On Tuesday the Collier County Board of Commissioners will consider whether to green-light the Longwater and Bellmar village projects in rural eastern Collier County.
The two 1,000-acre villages proposed by Collier Enterprises are merely the latest projects that have drawn intense controversy in eastern Collier County. The furor is because both projects would be tucked within the Rural Lands Stewardship Area — the 185,000-acre tract of land that the state made a planning overlay in 2002.
It did so in part to preserve eastern Collier County’s largely agriculture character, protect wildlife areas like the nearby Florida Panther National Wildlife Refuge and allow some controlled development without promoting urban sprawl.
Indeed both the Longwater and Bellmar proposals are being aggressively opposed by the Conservancy of Southwest Florida, which has taken legal action to stop the construction of the Rivergrass Village development — a third Collier Enterprises project that was approved last year by the county commissioners.
Given all that, it’s difficult to overstate how much is at stake in the commissioners’ decision on the Longwater and Bellmar village projects.
But regardless of whether the board gives the go-ahead to Longwater and Bellmar — or whether you do or don’t support the projects — one thing should be universally accepted:
Tuesday’s decision must be a turning point in fostering better dialogue between eastern Collier County’s developers (who obviously view these village projects as reasonable forms of development within the Rural Lands Stewardship Area) and individual residents and citizen groups like the Conservancy (which contend that while they support responsible growth, ventures like Longwater and Bellmar threaten to aggravate traffic issues, burden taxpayers and badly affect wildlife like the endangered panther).
Clearly such open lines of communication don’t exist between the two sides right now.
Recently several officials of the Conservancy of Southwest Florida — including CEO Rob Moher and top planning specialists Nicole Johnson and April Olson — discussed eastern Collier County’s growth in a session with members of The News-Press’ five-member Southwest Florida Community Advisory Board.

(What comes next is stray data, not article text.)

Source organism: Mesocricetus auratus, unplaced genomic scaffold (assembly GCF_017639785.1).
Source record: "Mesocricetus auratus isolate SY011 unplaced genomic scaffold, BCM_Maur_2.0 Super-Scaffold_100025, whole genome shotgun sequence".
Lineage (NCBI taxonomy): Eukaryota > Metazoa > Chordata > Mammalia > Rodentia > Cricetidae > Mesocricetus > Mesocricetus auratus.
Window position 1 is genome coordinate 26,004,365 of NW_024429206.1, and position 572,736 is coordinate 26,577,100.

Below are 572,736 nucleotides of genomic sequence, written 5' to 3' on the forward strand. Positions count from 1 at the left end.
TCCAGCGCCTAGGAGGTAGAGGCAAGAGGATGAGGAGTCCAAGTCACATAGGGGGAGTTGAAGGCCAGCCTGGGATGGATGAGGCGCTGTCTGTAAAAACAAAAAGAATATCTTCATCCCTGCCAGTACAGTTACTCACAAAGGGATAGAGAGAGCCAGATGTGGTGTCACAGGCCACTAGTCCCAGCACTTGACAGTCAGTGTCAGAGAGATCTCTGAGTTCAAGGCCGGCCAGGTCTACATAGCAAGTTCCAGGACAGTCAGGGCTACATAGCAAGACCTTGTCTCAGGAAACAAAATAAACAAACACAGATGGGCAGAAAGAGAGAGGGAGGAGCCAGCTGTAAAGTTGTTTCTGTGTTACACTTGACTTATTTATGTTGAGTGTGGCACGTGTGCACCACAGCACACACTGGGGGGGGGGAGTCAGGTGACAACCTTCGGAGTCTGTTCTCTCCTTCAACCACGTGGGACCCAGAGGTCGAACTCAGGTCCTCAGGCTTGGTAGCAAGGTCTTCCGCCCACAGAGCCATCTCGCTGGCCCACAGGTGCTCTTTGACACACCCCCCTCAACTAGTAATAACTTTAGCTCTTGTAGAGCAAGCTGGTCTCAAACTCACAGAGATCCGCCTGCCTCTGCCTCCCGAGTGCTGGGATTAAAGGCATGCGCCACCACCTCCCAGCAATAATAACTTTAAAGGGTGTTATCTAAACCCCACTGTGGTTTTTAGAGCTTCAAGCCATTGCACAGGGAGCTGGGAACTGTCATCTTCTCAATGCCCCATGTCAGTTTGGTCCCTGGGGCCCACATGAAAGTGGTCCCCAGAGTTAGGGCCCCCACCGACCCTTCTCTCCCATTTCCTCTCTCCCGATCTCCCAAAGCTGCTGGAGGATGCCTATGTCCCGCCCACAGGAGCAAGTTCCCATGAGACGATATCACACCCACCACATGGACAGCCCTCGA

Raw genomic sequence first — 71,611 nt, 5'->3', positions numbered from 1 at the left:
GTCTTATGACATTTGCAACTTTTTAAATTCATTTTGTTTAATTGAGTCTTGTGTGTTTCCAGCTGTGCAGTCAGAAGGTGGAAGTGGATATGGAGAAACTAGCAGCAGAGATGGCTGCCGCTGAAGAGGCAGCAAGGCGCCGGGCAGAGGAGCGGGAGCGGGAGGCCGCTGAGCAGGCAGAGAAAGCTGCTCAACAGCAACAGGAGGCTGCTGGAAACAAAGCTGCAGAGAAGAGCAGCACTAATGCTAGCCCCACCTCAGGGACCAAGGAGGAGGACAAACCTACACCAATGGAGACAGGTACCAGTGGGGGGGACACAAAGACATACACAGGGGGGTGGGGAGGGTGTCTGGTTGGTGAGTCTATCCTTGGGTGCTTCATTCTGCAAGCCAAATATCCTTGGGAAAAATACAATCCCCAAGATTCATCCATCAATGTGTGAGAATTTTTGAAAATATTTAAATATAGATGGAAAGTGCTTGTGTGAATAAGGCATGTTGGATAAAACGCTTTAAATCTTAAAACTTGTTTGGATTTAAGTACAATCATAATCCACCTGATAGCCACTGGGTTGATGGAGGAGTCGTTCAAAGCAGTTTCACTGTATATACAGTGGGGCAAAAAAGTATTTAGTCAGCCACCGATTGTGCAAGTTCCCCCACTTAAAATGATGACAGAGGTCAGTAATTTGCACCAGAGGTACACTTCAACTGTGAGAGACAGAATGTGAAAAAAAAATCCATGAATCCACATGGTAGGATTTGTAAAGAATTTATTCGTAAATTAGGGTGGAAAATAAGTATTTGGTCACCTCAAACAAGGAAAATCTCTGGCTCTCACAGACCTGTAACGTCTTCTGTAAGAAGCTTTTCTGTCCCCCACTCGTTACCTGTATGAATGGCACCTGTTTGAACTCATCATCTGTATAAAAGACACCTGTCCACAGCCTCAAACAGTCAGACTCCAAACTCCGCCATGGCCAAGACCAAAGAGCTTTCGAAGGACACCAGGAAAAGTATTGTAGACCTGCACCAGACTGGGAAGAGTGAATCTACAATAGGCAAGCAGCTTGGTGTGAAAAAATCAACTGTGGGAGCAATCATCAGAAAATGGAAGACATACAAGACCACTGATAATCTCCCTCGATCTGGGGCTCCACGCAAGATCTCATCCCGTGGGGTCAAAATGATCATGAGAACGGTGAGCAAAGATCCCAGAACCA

Yes, of course, much of the conversation with the Conservancy leaders centered around their full-throated opposition to the Longwater and Bellmar village projects — and their concern that such development will irretrievably change eastern Collier County in negative ways.
“I believe in fighting for what’s preserving,” Moher told the board members.
Johnson, meanwhile, pointed to Broward County — which has become rife with uncontrolled urban sprawl and traffic congestion — as an ominous harbinger of a future Collier County.
“Collier County is what Broward County was 25, 30 years ago,” Johnson said. “And if you brought over officials from Broward County to Collier County, they’d probably say, ‘Look, guys, don’t make the same mistakes we made.’”
But what was equally striking about the session with the Conservancy officials was how passionately they expressed a desire for a more productive dialogue with the area’s developers and others who support accelerated development in eastern Collier County.
When Olson was asked to identify the one wish she had for addressing the current controversy regarding the Rural Lands Stewardship Area, she offered a quick reply.
“I wish for a big Kumbaya (meeting) between the Conservancy, the land owners and Collier County government,” she said, suggesting that it would be a chance for all parties to listen “with open ears and open minds” about the right path forward for eastern Collier County.
It’s time for those open ears and open minds to come to the fore.
The debate about growth in eastern Collier County won’t end soon. But the tenor of that debate needs to evolve, and Tuesday’s deliberations by the county commission regarding the Longwater and Bellmar projects should mark the start of that process.